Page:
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Acquiescence, not consent

CX is 14. 10 years ago he was treated successfully for his lymphatic cancer. Now relapsed with a different phenotype of the disease, stage four, he faced three courses of chemotherapy, intervening assessment and ultimately stem cell treatment.

There was a 95% chance that blood transfusion would be required. C and his mother are Jehovah’s Witnesses. Neither would consent for C to receive blood or blood products.

To provide C and his family with an independent assurance that his best interests were being upheld, the Trust sought a declaration from the court that transfusion of blood was lawful. The court found that C was Gillick competent to make decisions relating to his treatment, although did not make a finding as to whether he was competent to refuse blood. The paediatric oncologists giving evidence to the court indicated that without the support of blood transfusion it would not be safe to proceed with the treatment of C’s cancer. The court was told that there were no case reports of patients who had developed these two different forms of cancer.

Both the child and his mother had made it clear from the outset that they would respect the law and any decision reached by a court, even if that did not accord with their personal religious beliefs.

C had written to the court. He noted that this was a decision that he had taken on his own account; he was baptised into his faith after much thought and because he wanted to express his love to his God. He made it clear to the judge that were he forced to receive the blood, he would feel angry and upset  ‘…because (the judge) would be forcing upon him something which he did not want’. C queried why he was not offered blood fractions as an alternative to blood products, since his religion permitted treatment with blood fractions, which he could therefore agree to.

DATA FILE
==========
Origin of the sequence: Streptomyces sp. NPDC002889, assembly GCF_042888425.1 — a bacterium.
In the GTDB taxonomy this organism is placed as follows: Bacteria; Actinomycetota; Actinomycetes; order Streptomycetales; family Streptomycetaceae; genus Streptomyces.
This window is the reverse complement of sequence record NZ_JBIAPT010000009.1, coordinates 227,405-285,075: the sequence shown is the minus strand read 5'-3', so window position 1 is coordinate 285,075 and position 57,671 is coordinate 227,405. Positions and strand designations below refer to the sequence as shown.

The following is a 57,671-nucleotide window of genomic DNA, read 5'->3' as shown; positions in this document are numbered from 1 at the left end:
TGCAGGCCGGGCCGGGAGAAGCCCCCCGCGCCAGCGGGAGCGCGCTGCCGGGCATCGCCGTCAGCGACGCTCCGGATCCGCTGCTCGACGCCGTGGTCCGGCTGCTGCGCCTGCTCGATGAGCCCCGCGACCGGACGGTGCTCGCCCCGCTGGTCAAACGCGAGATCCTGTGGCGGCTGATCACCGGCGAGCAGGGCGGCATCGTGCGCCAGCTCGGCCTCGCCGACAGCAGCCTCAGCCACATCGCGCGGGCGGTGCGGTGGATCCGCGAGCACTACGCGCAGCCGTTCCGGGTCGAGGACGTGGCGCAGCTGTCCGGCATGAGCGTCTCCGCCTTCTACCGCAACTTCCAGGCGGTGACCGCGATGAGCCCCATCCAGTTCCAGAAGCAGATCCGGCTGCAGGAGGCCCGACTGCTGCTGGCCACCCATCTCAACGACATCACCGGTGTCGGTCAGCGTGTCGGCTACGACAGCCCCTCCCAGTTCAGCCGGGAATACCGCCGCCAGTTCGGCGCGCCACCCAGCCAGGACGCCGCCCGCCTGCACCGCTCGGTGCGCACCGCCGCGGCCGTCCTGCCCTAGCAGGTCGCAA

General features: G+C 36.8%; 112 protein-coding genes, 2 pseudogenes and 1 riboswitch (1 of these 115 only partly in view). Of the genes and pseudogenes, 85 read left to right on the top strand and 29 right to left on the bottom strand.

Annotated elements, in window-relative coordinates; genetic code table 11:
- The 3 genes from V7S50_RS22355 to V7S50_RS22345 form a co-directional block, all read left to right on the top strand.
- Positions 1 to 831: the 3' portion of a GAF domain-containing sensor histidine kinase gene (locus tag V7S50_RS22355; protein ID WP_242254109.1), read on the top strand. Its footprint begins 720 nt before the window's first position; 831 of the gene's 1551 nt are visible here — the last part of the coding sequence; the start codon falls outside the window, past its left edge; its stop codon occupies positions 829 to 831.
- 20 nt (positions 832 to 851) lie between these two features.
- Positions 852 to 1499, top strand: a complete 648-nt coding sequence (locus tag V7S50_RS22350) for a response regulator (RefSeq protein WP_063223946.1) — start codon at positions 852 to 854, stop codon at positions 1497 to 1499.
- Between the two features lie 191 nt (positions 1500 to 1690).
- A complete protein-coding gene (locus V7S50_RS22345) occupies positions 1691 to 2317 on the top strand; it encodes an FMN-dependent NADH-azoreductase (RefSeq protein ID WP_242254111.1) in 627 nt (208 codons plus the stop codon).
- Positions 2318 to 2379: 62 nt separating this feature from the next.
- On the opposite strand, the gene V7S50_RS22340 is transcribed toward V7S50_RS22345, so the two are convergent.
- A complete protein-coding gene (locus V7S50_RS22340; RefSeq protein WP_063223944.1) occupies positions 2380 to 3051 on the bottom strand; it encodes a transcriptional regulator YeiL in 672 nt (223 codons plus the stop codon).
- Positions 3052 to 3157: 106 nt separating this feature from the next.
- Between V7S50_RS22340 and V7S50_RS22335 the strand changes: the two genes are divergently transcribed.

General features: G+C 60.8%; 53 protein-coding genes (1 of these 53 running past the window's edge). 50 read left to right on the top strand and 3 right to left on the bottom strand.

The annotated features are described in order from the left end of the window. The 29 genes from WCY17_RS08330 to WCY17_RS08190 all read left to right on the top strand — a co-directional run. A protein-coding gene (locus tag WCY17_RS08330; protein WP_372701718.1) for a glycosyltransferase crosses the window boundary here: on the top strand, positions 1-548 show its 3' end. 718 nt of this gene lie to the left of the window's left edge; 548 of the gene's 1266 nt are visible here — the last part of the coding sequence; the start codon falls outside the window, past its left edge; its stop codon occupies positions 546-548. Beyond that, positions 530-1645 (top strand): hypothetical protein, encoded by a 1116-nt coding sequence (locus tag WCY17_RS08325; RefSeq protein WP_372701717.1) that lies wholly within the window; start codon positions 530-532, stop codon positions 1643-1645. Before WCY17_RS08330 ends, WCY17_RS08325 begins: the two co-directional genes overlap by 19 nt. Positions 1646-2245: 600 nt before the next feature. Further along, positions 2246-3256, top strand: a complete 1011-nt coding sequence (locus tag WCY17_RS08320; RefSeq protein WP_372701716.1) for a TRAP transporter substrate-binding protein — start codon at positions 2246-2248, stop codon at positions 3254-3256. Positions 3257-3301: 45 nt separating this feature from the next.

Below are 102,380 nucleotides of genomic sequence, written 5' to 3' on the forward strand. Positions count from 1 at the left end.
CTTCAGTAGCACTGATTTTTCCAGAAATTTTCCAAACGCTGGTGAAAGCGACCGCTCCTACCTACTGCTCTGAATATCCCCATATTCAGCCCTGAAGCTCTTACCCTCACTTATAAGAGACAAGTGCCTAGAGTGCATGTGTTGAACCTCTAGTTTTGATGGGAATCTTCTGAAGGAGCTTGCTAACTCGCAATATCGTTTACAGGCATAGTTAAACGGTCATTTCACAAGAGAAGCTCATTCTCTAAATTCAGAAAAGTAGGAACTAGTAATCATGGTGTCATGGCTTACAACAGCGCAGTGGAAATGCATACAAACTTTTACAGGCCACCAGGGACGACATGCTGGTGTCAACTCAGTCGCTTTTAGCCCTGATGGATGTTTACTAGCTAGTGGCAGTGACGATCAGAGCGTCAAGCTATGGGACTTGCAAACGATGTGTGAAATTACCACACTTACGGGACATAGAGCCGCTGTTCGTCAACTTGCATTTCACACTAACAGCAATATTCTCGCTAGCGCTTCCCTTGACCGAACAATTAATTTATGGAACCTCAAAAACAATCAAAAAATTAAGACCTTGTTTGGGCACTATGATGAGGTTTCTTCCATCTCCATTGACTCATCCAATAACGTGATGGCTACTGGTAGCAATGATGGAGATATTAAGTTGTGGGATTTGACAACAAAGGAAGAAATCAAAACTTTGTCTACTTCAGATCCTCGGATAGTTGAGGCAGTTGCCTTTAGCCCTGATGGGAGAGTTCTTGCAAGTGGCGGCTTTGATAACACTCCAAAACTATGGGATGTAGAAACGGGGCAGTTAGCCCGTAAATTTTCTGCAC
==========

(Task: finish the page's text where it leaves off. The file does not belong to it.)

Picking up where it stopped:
Set against this was C’s clearly expressed wish to survive his relapsed illness. This he had expressed to both the court and to his Children’s Guardian, the latter appointed to present the court with an independent view of where his best interests lay. As the judge put it, ‘…C himself has given voice to his own human instinct to survive his illness. He is clearly a courageous individual who has faced his current predicament with both dignity and obvious strength of character.’

Balancing C’s forcefully expressed wish to survive against the reverence with which he held his religious beliefs, the judge came to the conclusion that it was ‘undoubtedly’ in C’s best interests to undergo the planned treatment. Accordingly, a declaration was made that it was lawful to administer blood and blood products in the course of that treatment plan. The judge reminded the Trust of the importance of considering any alternative forms of management which might be undertaken to reduce the use of blood where feasible, so that C’s wish to receive ‘…as little (blood) as possible’ could be honoured.

We have all observed the conflict that emerges when the patient’s view of optimum treatment does not coincide with that of the clinician. This case can be distinguished by the eminent lack of conflict. Rather, C’s family took a measured and dignified approach to a grave difficulty forced upon them by a 14 year old boy’s cancer relapse. As in any family, his mother was possessed by an overwhelming wish for his life to be saved; she loved him dearly. Holding parental responsibility, she had the legal authority to consent for blood transfusion, but her religious convictions precluded this. Equally C, Gillick competent, can provide consent, but was unable to do so for the same reason. The clinicians required consent, without which the transfusion would be unlawful, so could not proceed.

Happily the High Court, although not strictly providing consent, nevertheless was able to declare, under its inherent jurisdiction, that transfusion was lawful. The clinicians could proceed with treatment, C will be given the chance of survival that he craves, and his mother will hopefully have her son restored to her, since she at the earliest stage indicated she would abide by the law.

It is unusual to see the legal transaction between a child, his Jehovah’s Witness parent and his clinician set out so clearly. All involved want the patient to live, but the clinician needs consent, and the Witnesses are for honourable reasons unable to provide it. By various methods, the courts can render the transfusion lawful despite the lack of consent from child or family. We wish C well in his treatment.


Robert Wheeler, department of clinical law
January 2020